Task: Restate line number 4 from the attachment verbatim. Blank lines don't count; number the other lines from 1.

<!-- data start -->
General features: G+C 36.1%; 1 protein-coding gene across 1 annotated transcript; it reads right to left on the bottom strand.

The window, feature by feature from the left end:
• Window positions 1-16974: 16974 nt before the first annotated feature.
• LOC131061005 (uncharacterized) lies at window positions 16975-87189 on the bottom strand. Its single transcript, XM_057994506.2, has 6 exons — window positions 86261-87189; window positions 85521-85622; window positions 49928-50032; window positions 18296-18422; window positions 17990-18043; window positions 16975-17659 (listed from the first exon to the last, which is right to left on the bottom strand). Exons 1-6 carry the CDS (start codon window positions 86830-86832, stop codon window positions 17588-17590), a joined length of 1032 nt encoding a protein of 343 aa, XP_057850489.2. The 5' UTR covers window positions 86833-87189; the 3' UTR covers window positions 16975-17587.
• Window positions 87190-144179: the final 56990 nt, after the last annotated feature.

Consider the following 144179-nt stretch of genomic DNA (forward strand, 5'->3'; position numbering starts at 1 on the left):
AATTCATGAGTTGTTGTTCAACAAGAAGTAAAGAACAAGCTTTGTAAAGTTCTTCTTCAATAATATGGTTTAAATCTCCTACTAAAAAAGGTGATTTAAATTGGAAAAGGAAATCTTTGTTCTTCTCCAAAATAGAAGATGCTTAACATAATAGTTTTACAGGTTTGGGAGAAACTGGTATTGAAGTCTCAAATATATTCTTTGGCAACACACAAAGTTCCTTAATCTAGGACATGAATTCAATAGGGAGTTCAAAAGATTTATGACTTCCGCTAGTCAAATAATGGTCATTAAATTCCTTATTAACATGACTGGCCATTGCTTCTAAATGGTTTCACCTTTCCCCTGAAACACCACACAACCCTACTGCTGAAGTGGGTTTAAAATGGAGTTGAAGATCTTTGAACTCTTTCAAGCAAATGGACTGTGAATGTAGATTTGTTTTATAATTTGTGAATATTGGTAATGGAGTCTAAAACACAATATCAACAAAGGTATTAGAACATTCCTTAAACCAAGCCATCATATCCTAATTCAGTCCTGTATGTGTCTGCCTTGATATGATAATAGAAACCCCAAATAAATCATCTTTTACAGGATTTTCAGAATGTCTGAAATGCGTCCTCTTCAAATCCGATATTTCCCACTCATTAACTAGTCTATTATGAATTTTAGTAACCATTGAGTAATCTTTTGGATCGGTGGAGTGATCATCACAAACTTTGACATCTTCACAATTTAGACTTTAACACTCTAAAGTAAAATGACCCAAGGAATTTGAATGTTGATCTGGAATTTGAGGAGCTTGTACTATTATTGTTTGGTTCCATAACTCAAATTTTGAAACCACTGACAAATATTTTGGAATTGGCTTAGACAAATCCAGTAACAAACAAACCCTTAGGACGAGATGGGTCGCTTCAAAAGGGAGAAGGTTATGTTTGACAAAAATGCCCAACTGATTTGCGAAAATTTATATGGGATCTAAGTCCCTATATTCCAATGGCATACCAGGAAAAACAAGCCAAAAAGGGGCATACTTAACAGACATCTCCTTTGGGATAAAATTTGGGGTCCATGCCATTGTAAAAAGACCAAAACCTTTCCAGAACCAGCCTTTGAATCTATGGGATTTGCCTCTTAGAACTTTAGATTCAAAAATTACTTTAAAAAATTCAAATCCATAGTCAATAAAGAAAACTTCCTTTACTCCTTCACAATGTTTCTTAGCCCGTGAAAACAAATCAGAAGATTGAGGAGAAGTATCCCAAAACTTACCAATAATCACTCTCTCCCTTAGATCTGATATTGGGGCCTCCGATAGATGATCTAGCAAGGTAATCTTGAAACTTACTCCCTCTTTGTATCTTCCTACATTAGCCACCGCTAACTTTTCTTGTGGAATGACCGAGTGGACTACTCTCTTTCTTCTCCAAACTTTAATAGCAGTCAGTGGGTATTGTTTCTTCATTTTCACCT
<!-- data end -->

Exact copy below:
• LOC131061005 (uncharacterized) lies at window positions 16975-87189 on the bottom strand. Its single transcript, XM_057994506.2, has 6 exons — window positions 86261-87189; window positions 85521-85622; window positions 49928-50032; window positions 18296-18422; window positions 17990-18043; window positions 16975-17659 (listed from the first exon to the last, which is right to left on the bottom strand). Exons 1-6 carry the CDS (start codon window positions 86830-86832, stop codon window positions 17588-17590), a joined length of 1032 nt encoding a protein of 343 aa, XP_057850489.2. The 5' UTR covers window positions 86833-87189; the 3' UTR covers window positions 16975-17587.